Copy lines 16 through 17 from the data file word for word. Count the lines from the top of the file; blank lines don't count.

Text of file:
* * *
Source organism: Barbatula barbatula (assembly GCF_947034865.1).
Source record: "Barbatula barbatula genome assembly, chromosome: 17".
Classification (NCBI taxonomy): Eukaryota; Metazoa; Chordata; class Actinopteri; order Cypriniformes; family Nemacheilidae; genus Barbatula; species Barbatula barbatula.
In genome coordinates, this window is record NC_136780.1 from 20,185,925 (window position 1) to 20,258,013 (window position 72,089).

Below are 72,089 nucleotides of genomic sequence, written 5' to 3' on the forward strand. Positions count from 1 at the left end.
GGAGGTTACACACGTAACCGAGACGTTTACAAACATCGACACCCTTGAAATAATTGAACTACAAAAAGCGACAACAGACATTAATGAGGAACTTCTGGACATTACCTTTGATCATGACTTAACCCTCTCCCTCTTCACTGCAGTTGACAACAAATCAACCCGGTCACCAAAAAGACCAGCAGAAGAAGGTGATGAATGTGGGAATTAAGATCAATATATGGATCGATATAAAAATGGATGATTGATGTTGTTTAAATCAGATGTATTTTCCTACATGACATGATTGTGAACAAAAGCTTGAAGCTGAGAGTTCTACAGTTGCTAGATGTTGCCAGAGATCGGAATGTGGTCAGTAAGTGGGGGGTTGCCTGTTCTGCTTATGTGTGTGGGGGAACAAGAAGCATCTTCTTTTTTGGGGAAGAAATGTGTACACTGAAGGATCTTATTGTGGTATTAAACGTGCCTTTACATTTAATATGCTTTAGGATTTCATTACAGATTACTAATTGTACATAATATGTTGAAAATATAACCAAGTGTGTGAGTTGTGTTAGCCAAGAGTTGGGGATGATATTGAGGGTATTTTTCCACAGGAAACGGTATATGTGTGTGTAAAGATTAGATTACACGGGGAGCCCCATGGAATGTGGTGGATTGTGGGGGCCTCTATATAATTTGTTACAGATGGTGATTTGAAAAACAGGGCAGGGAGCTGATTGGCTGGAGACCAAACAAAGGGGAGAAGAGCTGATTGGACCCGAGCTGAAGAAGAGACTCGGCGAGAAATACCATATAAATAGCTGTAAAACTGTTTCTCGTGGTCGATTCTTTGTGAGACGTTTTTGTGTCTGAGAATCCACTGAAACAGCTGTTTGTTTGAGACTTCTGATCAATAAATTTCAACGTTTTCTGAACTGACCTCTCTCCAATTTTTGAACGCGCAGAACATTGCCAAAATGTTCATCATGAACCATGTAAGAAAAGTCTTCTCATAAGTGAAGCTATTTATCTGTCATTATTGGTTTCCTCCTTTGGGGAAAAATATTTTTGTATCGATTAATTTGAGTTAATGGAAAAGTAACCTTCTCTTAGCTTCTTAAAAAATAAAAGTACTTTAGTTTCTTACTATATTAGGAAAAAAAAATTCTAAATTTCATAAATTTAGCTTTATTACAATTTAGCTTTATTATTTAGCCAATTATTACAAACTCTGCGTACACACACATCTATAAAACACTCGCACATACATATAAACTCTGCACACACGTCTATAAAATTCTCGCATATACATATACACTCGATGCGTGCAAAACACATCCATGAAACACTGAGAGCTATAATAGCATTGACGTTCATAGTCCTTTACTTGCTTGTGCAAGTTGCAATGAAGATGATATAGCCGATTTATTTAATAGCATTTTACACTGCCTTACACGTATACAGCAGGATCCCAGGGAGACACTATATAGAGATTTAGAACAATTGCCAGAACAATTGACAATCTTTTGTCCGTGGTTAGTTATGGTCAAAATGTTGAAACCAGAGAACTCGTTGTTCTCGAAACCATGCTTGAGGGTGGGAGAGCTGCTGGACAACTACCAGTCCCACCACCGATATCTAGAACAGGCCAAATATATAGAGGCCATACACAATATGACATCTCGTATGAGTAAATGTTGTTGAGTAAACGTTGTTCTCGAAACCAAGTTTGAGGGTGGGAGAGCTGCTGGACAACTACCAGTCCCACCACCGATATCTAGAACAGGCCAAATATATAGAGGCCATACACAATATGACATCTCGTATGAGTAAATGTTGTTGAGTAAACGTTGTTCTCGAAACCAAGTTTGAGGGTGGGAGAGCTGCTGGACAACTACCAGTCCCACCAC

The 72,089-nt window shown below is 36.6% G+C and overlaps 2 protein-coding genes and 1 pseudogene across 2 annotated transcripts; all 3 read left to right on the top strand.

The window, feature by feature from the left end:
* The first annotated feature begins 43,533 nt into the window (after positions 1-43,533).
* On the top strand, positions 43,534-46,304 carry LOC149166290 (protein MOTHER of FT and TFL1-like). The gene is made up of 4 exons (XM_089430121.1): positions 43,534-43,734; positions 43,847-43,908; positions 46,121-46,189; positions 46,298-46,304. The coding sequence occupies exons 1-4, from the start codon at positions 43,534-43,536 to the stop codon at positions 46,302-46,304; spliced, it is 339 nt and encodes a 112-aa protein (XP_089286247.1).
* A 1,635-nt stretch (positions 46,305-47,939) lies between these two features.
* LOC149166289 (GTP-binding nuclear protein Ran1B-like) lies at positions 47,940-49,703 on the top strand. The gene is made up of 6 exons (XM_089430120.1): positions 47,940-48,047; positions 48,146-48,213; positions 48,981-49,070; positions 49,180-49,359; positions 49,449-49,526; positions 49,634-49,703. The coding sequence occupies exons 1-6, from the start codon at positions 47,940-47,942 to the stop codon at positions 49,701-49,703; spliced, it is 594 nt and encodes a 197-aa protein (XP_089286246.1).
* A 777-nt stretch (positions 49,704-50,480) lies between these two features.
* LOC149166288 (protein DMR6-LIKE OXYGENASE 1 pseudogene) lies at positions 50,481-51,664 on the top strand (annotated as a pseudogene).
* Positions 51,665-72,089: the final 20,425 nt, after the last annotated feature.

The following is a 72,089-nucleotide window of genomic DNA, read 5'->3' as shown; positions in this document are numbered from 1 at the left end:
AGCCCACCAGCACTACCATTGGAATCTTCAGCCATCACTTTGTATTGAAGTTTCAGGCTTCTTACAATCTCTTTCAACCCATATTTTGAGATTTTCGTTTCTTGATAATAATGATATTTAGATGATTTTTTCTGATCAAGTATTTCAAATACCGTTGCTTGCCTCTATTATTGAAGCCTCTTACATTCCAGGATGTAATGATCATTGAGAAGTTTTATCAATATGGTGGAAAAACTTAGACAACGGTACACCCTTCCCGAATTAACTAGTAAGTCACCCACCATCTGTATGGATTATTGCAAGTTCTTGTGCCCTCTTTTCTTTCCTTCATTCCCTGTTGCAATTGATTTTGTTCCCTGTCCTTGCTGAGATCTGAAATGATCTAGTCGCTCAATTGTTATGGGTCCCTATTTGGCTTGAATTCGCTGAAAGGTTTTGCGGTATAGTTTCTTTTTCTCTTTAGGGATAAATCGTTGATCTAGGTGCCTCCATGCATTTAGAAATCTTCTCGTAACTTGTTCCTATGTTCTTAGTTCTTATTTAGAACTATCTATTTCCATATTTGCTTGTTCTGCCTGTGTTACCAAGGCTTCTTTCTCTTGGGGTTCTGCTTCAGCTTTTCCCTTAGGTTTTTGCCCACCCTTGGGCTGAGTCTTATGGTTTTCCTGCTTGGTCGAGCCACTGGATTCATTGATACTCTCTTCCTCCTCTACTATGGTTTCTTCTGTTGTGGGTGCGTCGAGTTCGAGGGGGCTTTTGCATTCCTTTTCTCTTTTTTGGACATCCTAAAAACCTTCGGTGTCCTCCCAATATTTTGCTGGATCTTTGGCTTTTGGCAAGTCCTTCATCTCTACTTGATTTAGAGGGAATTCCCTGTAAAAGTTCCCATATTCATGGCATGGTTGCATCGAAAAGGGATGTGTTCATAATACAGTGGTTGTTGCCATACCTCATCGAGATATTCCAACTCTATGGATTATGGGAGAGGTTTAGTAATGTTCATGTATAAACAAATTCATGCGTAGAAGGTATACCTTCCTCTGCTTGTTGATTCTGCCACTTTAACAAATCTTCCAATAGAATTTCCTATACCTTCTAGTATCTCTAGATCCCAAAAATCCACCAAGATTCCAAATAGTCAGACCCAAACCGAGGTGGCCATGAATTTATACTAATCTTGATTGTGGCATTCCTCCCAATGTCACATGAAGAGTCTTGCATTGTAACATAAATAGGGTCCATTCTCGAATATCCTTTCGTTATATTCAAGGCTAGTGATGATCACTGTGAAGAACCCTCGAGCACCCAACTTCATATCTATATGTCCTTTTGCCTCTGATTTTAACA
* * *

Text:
The following is a 72,089-nucleotide window of genomic DNA, read 5'->3' as shown; positions in this document are numbered from 1 at the left end:
AGCCCACCAGCACTACCATTGGAATCTTCAGCCATCACTTTGTATTGAAGTTTCAGGCTTCTTACAATCTCTTTCAACCCATATTTTGAGATTTTCGTTTCTTGATAATAATGATATTTAGATGATTTTTTCTGATCAAGTATTTCAAATACCGTTGCTTGCCTCTATTATTGAAGCCTCTTACATTCCAGGATGTAATGATCATTGAGAAGTTTTATCAATATGGTGGAAAAACTTAGACAACGGTACACCCTTCCCGAATTAACTAGTAAGTCACCCACCATCTGTATGGATTATTGCAAGTTCTTGTGCCCTCTTTTCTTTCCTTCATTCCCTGTTGCAATTGATTTTGTTCCCTGTCCTTGCTGAGATCTGAAATGATCTAGTCGCTCAATTGTTATGGGTCCCTATTTGGCTTGAATTCGCTGAAAGGTTTTGCGGTATAGTTTCTTTTTCTCTTTAGGGATAAATCGTTGATCTAGGTGCCTCCATGCATTTAGAAATCTTCTCGTAACTTGTTCCTATGTTCTTAGTTCTTATTTAGAACTATCTATTTCCATATTTGCTTGTTCTGCCTGTGTTACCAAGGCTTCTTTCTCTTGGGGTTCTGCTTCAGCTTTTCCCTTAGGTTTTTGCCCACCCTTGGGCTGAGTCTTATGGTTTTCCTGCTTGGTCGAGCCACTGGATTCATTGATACTCTCTTCCTCCTCTACTATGGTTTCTTCTGTTGTGGGTGCGTCGAGTTCGAGGGGGCTTTTGCATTCCTTTTCTCTTTTTTGGACATCCTAAAAACCTTCGGTGTCCTCCCAATATTTTGCTGGATCTTTGGCTTTTGGCAAGTCCTTCATCTCTACTTGATTTAGAGGGAATTCCCTGTAAAAGTTCCCATATTCATGGCATGGTTGCATCGAAAAGGGATGTGTTCATAATACAGTGGTTGTTGCCATACCTCATCGAGATATTCCAACTCTATGGATTATGGGAGAGGTTTAGTAATGTTCATGTATAAACAAATTCATGCGTAGAAGGTATACCTTCCTCTGCTTGTTGATTCTGCCACTTTAACAAATCTTCCAATAGAATTTCCTATACCTTCTAGTATCTCTAGATCCCAAAAATCCACCAAGATTCCAAATAGTCAGACCCAAACCGAGGTGGCCATGAATTTATACTAATCTTGATTGTGGCATTCCTCCCAATGTCACATGAAGAGTCTTGCATTGTAACATAAATAGGGTCCATTCTCGAATATCCTTTCGTTATATTCAAGGCTAGTGATGATCACTGTGAAGAACCCTCGAGCACCCAACTTCATATCTATATGTCCTTTTGCCTCTGATTTTAACA